(Closed) How to tell a family member their special needs daughter is not invited…

posted 7 years ago in Etiquette
  • poll: How would you handle this?
    Sit down and talk with her. : (80 votes)
    53 %
    Send one invite to her&husband, then a second invite to her other kids. : (2 votes)
    1 %
    Other. (Explain!) : (70 votes)
    46 %
  • Post # 77
    482 posts
    Helper bee

    @Soon2BeeMrsG:  well it sounds like those ppl who left you out of events based their decision out of pure ignorance. but one thing i would do is be careful not to project what was done to you onto the OP as her predicament is slightly different.

    ive never had someone not invite my son based on his disability, fortunately he is not severe to the point where it could even be a concern. but if he was anything like the OP described about the 4th child, its understandable why shes hesitant. i would be too.

    i still say let the brother talk to the sister first. see what happens.



    Post # 78
    10649 posts
    Sugar Beekeeper
    • Wedding: January 2011


    However we do not want to invite her 4th daughter who is very, very special needs. I say this with the most sensitivity

    (She’ll have a fit over nothing) plus she is a deaf-mute and does not understand most of what is going on around her. She is a lot to handle, when she was living in her home state her family had her in a special needs home and my Fiance has never been that close with this girl so we don’t want to invite her.


    If you are being sensitive , you shouldn’t be referring to her as ‘is very special needs’ and ‘is a deaf-mute’.  She has special needs, that doesn’t emcompass all of her though.

    Has she ever been to a wedding before?  If so, how did she react?  Some kids do really great if there’s a special occassion that’s occuring, and some tend to need to stick to their routines.


    Post # 79
    561 posts
    Busy bee
    • Wedding: November 1999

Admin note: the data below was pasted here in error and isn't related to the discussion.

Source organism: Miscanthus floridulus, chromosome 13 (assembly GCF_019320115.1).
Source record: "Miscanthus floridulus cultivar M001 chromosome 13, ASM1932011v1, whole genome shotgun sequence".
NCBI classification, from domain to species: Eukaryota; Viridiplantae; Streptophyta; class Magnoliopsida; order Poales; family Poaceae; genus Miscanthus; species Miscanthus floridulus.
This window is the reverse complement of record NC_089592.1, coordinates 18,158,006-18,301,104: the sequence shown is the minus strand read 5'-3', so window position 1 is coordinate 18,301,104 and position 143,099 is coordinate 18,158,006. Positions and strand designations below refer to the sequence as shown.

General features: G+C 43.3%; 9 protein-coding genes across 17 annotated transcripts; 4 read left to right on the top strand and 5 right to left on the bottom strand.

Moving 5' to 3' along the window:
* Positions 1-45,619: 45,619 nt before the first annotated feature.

@AB Bride:  +1.  I have a learning disability myself and I get offended when I am defined by it.  I’m a person WITH a disability.  I am not THE disability. 

    Post # 80
    39 posts
    • Wedding: May 2013

    +1 to everything BartenderPlease said about “othering”

    So, I’m trying to read this post objectively, but it is proving very difficult to do that.  I am an early intervention teacher for young children who experience disability, and the way you speak about your future niece is pretty upsetting to read.

    It seems to me that you have already marginalized this child and are just seeking the most tactful way to exclude her from your wedding without losing face in front of more typical family members.

    Anyway.  In terms of etiquette, you have two choices.  Invite the parents.  Invite the entire family.

    I realize that this is your wedding, but discrimination, whether it is based on gender, race, or disability, is not only “impolite” it is also unconscionable.

    Post # 82
    5950 posts
    Bee Keeper
    • Wedding: April 2018

    The fact that this post exists at all makes me terribly sad…the OP may have written this with the best of intentions and meant no harm, but reading it breaks my heart.  This young lady cannot help the issues she has, and I can assure you that both she and her family are all too familiar with being treated to similar “talks” by people of all walks of life….surprise this amazing family unit, invite them all and discuss with her mother some things you can arrange as her hostess to set this young lady up to succeed and enjoy the family celebration, it will be a breath of fresh air to them all, an affirmation as a society that differently abled individuals deserve our respect and consideration and that you love and accept everyone in your family, no matter what.

    Post # 83
    3696 posts
    Sugar bee

    As tempting as it is to idealize weddings and want everything to be perfect, our weddings are reflections of our lives, our families, and our relationships – and those are often messy and real. All four of these children are part of that.